I was called to testify as a key witness in the manslaughter trial of officer Terrence Robinson.
During cross-examination, prosecutor Al Ranni attacked my credibility by using information that had been compiled in my personal disciplinary file. I was totally surprised and humiliated when I was depicted as an officer who has had several run-ins with women, superior officers and a West Side store owner.
I have never felt more helpless in my life. Although my testimony was accurate, it was impeached because of bogus allegations made against me that are still kept on record.
If I had been given an opportunity to review my own personal files, I would have known what was there and could have at least defended myself against the accusations.
I have never been formally charged or found guilty of any alleged misconduct pertaining to a woman. Nor have I been found guilty of having words with the West Side store owner. The fact that I was suspended for three days for leaving the desk to play basketball would be misleading to those who are not police officers. I was playing in the Blue Pride Buffalo Police Basketball League during my lunch break and stayed a little too long. I have known officers to take longer lunch breaks while working the desk.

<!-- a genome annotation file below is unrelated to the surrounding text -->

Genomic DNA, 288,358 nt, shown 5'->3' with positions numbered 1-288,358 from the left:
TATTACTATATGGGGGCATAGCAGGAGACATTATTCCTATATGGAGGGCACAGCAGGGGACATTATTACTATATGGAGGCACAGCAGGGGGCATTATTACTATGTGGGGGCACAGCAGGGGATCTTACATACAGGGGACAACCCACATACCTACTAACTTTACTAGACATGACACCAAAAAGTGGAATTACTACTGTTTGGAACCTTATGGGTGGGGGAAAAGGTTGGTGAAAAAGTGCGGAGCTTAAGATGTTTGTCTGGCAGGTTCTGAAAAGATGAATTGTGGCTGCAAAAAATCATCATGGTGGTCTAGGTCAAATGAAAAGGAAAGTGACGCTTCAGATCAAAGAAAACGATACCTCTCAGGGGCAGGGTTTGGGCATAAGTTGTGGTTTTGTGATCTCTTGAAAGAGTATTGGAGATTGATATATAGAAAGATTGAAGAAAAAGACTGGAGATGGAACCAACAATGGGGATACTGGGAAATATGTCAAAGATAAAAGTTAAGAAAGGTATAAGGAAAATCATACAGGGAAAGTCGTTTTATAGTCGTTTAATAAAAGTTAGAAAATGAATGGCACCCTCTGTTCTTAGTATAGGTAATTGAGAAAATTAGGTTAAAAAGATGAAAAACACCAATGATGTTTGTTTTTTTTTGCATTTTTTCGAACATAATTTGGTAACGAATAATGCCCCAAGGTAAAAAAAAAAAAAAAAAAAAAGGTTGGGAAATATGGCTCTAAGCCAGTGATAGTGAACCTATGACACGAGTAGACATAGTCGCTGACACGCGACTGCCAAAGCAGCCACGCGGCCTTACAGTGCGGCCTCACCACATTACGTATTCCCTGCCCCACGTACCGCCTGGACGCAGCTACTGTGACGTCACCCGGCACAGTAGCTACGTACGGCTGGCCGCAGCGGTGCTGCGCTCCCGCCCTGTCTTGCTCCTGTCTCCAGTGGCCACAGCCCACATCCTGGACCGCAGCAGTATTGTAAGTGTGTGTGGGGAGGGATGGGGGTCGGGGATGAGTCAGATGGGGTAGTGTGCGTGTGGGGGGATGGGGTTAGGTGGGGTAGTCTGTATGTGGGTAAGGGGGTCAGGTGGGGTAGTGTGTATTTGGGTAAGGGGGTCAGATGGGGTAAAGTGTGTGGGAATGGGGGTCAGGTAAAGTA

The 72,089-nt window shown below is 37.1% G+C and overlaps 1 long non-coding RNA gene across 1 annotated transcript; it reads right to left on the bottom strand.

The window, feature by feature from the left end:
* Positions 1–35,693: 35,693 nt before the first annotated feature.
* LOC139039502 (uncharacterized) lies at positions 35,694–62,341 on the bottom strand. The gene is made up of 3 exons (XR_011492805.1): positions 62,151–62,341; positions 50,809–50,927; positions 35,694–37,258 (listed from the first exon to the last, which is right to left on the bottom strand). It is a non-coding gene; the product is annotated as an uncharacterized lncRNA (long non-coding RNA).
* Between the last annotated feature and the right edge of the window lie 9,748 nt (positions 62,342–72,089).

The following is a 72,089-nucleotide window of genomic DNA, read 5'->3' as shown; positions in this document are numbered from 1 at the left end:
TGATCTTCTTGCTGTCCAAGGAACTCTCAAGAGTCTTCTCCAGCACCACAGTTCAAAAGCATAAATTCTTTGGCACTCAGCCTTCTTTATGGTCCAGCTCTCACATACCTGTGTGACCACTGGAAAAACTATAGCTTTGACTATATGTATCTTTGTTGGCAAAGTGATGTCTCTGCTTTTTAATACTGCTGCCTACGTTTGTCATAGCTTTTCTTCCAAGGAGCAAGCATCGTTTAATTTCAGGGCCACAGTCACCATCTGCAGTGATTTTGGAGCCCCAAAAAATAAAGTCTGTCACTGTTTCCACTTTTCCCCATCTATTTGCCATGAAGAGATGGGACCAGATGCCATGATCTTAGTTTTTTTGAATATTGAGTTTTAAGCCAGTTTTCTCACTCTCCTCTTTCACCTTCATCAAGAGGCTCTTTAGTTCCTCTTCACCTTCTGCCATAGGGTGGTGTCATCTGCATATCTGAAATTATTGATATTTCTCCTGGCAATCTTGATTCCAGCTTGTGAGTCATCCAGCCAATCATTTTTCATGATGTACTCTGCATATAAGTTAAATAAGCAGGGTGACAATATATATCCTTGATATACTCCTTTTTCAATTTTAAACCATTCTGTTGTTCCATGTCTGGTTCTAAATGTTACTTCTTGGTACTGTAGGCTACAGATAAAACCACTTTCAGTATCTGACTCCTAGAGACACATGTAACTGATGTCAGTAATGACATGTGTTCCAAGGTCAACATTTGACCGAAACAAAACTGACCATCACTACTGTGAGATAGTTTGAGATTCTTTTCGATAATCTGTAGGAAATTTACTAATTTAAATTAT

I do not feel that any dishonor was brought upon myself and my testimony. The discredit should go to those who have obviously stockpiled my records with negative information and to the archaic system that allows them to do so without any type of scrutiny.
The process of allowing Internal Affairs to subjectively organize police officers' personal disciplinary files does not seem ethical. If this continues, it is opening up law enforcement to politics, discrimination, racism and indeed allowing those negatives to play a key role in criminal court cases.
It is my strong belief that all police officers and union representatives should be allowed to review their personal files on a regular basis. This will ensure that only accurate information is kept.
JONATHAN D. WALTON